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Old 08 Sep 2008, 11:46 am
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Join Date: Aug 2007
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Default few questions about superchargers and turbos?

ok.. now keep in mind money is hardly an option.. i get everything dirt cheap because of job.. ok... i drive a it possible to put both a supercharger and tubro in there... supercharger to work off low rpm's and turbo to work off high rpms?... also can you put a twin turbo in an rsx-s??
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Old 08 Sep 2008, 12:01 pm
Join Date: May 2008
Posts: 92

With the right set up the turbo charger is redundant. I have seen cars with both, but why?Either a supercharger or a turbo charger can boost the intake air pressure enough to float the valves by themselves when the set up is wrong. It would seem that with both the problem would be more pronounced.In short, great for show and a trailer queen but it would be not much for the road or track.The more moving parts the more likely it is to break.
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Old 08 Sep 2008, 12:31 pm
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Join Date: Aug 2007
Posts: 891

you really only need one, a turbo or the supercharger although i have seen both done. i suppose that you could twin turbo your Type-S, but i havent seen one done to that car yet. i would recommend to just get a turbo. you dont need loads of extra power at lower rpms. floating valves realy only happen at very high RPM( that you wont get to), either way do a compression test before you start to make sure that everything is okay, also if you plan on keeping the motor with stock internals dont plan on turnig up the boost very high without breaking things. just a few links... i know you dont have a B18 but the info is still usefull "dirt cheap" i hope they are good quaility parts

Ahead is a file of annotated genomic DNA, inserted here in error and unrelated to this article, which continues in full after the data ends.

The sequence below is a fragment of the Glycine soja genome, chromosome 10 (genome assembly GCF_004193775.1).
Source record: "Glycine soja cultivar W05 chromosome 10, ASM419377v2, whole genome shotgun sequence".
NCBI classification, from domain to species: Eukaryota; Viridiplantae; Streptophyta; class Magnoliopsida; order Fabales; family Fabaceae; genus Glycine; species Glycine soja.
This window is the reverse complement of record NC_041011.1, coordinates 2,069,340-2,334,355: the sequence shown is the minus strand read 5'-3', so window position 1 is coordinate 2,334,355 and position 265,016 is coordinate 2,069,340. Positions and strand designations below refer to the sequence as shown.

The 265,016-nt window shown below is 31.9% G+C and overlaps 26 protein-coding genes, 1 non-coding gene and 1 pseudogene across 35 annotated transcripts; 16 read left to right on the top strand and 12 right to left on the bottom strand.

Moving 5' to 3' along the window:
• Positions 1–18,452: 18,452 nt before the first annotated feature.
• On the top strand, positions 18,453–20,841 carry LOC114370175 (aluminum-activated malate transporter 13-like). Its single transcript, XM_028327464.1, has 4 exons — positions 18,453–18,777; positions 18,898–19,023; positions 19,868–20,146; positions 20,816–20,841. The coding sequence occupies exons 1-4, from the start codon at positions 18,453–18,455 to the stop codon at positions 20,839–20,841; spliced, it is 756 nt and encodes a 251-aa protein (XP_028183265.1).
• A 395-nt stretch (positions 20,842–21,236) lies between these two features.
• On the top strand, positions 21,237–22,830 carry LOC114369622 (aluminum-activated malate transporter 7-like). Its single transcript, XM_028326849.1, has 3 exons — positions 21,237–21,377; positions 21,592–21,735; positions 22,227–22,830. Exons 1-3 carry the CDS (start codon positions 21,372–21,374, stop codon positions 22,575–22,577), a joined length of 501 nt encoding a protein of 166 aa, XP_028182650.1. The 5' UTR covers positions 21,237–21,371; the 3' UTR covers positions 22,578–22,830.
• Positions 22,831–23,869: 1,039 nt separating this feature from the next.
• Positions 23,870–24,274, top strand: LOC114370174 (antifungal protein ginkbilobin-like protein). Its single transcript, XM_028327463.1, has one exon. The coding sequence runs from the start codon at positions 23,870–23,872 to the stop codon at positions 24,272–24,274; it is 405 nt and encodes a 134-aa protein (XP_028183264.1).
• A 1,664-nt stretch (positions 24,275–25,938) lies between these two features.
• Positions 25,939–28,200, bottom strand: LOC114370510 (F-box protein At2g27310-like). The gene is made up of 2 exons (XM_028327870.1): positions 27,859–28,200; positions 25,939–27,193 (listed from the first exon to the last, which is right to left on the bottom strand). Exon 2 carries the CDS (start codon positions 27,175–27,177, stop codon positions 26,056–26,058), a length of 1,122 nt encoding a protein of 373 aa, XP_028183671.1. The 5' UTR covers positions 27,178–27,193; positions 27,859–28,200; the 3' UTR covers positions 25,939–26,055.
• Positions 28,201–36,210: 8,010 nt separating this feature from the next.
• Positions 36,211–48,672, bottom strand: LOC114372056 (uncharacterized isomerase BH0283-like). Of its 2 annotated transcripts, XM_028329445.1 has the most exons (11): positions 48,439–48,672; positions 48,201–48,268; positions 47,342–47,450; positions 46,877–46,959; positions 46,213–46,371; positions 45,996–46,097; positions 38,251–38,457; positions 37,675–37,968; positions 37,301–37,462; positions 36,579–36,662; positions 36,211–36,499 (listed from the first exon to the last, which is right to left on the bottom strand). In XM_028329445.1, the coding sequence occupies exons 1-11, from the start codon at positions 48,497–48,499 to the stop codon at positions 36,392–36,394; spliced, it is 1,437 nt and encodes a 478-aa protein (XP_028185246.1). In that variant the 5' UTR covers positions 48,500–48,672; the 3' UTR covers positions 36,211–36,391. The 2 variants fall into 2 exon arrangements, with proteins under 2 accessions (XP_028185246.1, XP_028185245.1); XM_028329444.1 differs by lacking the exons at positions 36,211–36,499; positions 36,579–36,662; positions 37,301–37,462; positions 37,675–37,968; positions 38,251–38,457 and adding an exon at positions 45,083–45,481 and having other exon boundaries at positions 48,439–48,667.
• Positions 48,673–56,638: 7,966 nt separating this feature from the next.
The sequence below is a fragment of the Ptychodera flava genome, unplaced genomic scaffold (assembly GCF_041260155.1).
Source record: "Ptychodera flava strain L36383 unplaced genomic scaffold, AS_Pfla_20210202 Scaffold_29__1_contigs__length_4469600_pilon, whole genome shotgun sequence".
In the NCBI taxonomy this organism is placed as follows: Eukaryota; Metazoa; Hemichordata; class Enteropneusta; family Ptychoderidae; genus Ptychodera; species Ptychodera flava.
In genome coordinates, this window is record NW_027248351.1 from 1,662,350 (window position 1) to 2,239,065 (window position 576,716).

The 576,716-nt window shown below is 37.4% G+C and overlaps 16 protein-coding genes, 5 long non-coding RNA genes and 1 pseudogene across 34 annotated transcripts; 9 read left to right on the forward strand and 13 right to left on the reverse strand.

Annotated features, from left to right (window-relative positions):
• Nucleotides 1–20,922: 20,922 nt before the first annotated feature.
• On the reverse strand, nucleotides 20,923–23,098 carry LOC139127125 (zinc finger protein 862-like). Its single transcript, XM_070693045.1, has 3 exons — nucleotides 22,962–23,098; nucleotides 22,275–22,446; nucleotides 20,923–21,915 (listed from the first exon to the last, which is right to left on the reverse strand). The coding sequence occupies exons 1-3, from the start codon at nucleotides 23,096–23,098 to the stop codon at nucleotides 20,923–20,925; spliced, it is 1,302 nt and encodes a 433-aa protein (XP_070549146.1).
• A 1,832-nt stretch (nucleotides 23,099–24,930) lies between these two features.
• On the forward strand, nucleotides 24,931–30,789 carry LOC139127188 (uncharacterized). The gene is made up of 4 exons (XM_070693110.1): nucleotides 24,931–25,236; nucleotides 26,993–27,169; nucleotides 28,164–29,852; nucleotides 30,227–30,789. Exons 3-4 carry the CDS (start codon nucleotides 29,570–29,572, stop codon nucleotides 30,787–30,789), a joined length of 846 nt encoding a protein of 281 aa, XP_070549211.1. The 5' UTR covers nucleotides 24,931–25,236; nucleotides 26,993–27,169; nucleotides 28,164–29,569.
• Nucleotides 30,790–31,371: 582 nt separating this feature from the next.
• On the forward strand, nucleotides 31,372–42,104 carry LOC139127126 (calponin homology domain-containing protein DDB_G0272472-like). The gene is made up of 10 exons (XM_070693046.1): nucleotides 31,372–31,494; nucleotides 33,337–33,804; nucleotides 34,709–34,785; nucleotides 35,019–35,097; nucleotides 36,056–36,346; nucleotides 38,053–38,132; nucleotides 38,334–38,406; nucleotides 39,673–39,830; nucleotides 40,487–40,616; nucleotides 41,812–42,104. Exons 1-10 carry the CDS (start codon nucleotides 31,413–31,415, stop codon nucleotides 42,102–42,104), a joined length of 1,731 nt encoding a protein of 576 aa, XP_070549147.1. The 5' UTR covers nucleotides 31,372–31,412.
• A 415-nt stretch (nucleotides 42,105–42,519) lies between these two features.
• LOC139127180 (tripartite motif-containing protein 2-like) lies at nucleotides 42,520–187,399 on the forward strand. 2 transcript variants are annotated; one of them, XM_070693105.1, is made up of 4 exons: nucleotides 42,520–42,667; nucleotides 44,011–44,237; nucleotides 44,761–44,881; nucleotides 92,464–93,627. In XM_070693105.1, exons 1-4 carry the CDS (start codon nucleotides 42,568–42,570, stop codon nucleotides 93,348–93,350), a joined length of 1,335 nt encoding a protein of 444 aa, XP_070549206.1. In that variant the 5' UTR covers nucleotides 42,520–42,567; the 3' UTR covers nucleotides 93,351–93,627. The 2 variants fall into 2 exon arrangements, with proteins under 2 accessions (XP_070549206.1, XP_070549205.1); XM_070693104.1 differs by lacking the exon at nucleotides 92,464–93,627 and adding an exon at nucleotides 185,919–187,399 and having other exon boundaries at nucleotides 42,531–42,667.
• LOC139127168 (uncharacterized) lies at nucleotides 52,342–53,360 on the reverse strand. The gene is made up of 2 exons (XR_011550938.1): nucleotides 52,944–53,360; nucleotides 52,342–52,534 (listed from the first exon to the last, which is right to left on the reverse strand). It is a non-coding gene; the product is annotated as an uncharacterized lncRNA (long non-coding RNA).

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Old 08 Sep 2008, 01:01 pm
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Anything is possible, with enough $ & saavy. The question is 'why do it'? WW2 saw compound turbosupercharged aircraft engines that delivered incredible amounts of boost...enabled high altitude flight in rarified air from internal combustion engines.Automotive applications don't warrant compound forced induction systems, they would be a step backwards. Various vehicles operate under high levels of boost, but almost always using a single technology...mostly turbocharging for street & track applications, and superchargers at lower boost for street, and high boost for the custom class of drag strip racers (i.e., top fuel, funny cars, etc.).Twin turbos are not employed so much to provide added boost over single turbo designs, but rather to reduce the inherent problem of 'turbo lag' associated when a turbocharger 'spools up'. Twin turbo setups typically employ smaller turbines, having less mass/inertia, that reduces the problems from turbo lag. The issues & considerations for using high boost boost levels for street applications are numerous. For example, there are design limitations with various engine blocks used on many street machines. Many Honda motors for example (as good as they are), are of an 'open deck' design that limits the amount of boost possible w/o some serious redesigns that some racers end up employing. Note that dragsters use custom milled, billet aluminum to get the very strongest block possible...anything less would be disasterous when running high boost.Also, using very high levels of boost is counterproductive with many of today's high compression engines. Many normally-aspirated engines already operating on 91/93 gas, run close to 'detonation' (i.e., pre-ignition before tdc), that only would be exacerbated if lots of added boost was employed. Most new cars now equipped with engine 'knock' sensors will in conjunction with the engine control module retard the timing to prevent knock. So in order to take advantage of high boost, you'd have to reduce the compression, and/or employ higher octane racing fuels, plus use a custom tunable, aftermarket engine control management system, plus trial & error in experimental tuning to achieve optimum results...hopefully w/o damaging the motor (blown gaskets, bent rods, etc.). In the end, the car literally becomes a weekend track car, undrivable for daily street applications.
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